INTEGRITY (2019) review


After the over-the-top stylings of his Mainland undercover thriller Extraordinary Mission, Alan Mak returns home to the twisty psychological Hong Kong crime thriller. Co-produced by his brother-in-filmmaking Felix Chong, Integrity follows King (Lau Ching Wan), an officer of the ICAC (Independent Commission Against Corruption, for those who’ve never seen a Hong Kong film of the past 10 years), who is grooming corporate accountant and whistleblower Lui (Nick Cheung) to testify in court against a tobacco trading company and a customs officer (Anita Yuen) accused of collusion and bribery in smuggling cigarettes onto the black market. But on the day of the hearing, Lui absconds to Australia, seemingly struck with cold feet. But as King’s colleague (and estranged wife) Shirley (Karena Lam) is dispatched to Australia to bring him back, it soon appears that he’s much more than a simple whistleblower, and his escape to Australia isn’t motivated by fear.

With its ICAC plot, starry cast, polished visuals, and almost complete lack of action scenes, Integrity¬†appears as an A-list, thinking-man’s version of the increasingly successful Z Storm franchise. As in Infernal Affairs and Overheard, the two trilogies he co-wrote with Felix Chong (and indeed, Integrity is envisioned as the start of a trilogy), Alan Mak eschews quick thrills and spectacle in favor of splitting the color grey into as many subtle shades as possible. A laudable intention, but one that unfortunately spells utter boredom here. The film’s crux, a trial for smuggling and bribery is desperately mundane and uninvolving, never evolving beyond questions of arcane illegal transactions. There are twists and turns, but they range from the listless – there’s a full roster of bland, interchangeable characters whose allegiances and fate are impossible to care about – to the ludicrous: last-reel flashbacks bring thudding revelations while showcasing that creepy, rubber-faced de-aging CGI that would be overstaying its welcome, if it had ever been welcome.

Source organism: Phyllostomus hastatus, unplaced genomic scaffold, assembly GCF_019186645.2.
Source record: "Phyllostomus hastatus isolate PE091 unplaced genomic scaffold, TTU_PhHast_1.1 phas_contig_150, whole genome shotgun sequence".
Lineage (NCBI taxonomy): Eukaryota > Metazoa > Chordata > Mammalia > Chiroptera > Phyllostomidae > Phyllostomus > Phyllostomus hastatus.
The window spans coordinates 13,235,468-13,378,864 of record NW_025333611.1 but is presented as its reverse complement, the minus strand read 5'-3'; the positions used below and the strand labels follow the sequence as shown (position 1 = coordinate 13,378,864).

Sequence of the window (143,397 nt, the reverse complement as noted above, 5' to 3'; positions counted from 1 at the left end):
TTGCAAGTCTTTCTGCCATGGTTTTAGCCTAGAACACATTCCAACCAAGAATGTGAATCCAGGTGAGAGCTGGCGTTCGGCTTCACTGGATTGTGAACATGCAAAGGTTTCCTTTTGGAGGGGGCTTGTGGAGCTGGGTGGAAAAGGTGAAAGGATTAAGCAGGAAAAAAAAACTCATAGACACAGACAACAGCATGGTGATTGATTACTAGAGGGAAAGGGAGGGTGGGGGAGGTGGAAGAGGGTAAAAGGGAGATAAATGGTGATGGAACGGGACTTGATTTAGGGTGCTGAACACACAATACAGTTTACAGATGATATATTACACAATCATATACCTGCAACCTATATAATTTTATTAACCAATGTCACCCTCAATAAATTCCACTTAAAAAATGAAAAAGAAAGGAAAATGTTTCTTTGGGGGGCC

And even the leads are underused. Lau Ching Wan gets the most (the only?) interesting characters, a dogged ICAC agent whose methods the ICAC often veer dangerously close to the kind of law-bending the ICAC is precisely supposed to fight. He shares very few scenes with Nick Cheung, who anyway is doing the bare minimum, a cypher we don’t even wish to decode. Karena Lam gets the thankless task of bouncing between them, in an unappealing, at times annoying role as a spiky agent. And spare a thought for Alex Fong, wasted yet again as a dour superior officer (a role he must surely be getting tired of playing), and Anita Yuen, who in her welcome comeback deserves more than such short screen-time and instantly-forgotten character.

Long Story Short: Dull and ponderous, Integrity isn’t in danger of becoming the new Infernal Affairs, Overheard, or even Cold War. **


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  1. I skimmed this one. I’m a little frustrated. Reading these when I typically can’t experience the films is really annoying. Nothing on you or this. It’s just me and my negative reaction to the system which doesn’t well allow my viewings.

    • Where do you live?

      • Western United States. You?

        • France. Trust me, much more Chinese films come out in the US than in France, though I guess it depends on where in the US you live.

          • ashiusx

             /  May 25, 2019

            So, do you watch these movies often with English subtitles or French ones?

          • Okay. And we probably have some vast stranglehold conspiracy to thank for what we do get. I want more available in my area of course and to play longer nearby. But am powerless to do anything about it but see what I find and tell anyone who likes something different as do I. Thanks.


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